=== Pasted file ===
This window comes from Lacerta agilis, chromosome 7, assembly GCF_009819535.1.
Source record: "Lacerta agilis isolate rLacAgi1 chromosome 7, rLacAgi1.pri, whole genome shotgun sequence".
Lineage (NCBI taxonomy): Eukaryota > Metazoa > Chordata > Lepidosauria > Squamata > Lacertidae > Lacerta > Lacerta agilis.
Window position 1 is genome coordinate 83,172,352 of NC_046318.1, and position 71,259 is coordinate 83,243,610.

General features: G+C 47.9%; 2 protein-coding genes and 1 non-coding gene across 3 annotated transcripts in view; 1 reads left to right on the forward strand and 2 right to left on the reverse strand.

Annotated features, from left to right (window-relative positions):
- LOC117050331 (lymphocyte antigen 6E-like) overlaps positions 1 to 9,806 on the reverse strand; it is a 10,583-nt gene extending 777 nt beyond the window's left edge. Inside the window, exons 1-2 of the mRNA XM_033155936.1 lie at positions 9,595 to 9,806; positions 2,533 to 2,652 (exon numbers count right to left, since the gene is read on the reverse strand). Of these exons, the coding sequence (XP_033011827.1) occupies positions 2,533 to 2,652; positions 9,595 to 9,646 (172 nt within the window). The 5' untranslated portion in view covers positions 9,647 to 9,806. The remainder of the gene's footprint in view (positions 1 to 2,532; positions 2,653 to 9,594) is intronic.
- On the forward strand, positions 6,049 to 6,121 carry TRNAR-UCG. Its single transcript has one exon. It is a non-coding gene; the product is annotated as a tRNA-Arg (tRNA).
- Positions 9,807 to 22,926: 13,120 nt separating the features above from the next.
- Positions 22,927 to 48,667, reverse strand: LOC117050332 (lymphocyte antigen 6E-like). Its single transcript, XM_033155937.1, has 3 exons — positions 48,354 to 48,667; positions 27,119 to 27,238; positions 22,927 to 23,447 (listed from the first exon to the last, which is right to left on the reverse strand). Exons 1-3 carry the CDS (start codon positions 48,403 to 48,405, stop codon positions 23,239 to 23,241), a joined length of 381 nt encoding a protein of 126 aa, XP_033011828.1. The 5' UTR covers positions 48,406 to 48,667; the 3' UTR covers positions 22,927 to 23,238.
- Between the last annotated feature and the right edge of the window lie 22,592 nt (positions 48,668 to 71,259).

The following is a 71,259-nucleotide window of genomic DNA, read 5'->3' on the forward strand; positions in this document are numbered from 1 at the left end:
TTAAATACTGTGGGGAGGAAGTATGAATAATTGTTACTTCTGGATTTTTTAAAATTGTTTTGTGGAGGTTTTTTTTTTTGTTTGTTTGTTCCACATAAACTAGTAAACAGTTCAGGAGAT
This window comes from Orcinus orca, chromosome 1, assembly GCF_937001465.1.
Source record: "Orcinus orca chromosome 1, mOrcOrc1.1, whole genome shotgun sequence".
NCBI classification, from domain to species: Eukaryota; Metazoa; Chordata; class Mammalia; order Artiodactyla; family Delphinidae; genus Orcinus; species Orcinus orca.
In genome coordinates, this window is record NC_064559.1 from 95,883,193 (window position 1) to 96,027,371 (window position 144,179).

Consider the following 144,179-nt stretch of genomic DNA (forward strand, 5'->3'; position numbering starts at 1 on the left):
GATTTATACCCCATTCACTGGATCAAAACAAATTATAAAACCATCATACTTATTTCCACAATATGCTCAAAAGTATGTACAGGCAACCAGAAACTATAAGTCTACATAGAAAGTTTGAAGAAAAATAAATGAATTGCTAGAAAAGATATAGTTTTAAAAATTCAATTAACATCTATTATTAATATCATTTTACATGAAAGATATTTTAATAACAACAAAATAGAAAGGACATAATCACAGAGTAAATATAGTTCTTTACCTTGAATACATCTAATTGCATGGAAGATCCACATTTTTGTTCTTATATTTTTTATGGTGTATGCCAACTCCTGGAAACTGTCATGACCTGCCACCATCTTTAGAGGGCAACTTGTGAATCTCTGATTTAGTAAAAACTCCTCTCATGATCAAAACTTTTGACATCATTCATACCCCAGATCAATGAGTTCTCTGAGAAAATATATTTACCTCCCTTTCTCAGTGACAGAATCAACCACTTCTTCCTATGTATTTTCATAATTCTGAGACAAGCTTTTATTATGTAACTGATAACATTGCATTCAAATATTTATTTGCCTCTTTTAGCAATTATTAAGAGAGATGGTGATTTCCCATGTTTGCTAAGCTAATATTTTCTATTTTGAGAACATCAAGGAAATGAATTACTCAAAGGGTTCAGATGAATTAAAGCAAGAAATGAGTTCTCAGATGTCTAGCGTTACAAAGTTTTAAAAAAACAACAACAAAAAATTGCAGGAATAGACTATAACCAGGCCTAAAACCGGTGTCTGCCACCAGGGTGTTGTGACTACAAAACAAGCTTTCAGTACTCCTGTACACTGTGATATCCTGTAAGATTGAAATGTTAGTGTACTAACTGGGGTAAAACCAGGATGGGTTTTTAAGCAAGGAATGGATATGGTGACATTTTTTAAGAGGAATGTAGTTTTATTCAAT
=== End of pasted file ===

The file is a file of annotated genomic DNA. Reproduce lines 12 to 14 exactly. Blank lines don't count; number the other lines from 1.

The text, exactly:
The following is a 71,259-nucleotide window of genomic DNA, read 5'->3' on the forward strand; positions in this document are numbered from 1 at the left end:
TTAAATACTGTGGGGAGGAAGTATGAATAATTGTTACTTCTGGATTTTTTAAAATTGTTTTGTGGAGGTTTTTTTTTTTGTTTGTTTGTTCCACATAAACTAGTAAACAGTTCAGGAGAT
This window comes from Orcinus orca, chromosome 1, assembly GCF_937001465.1.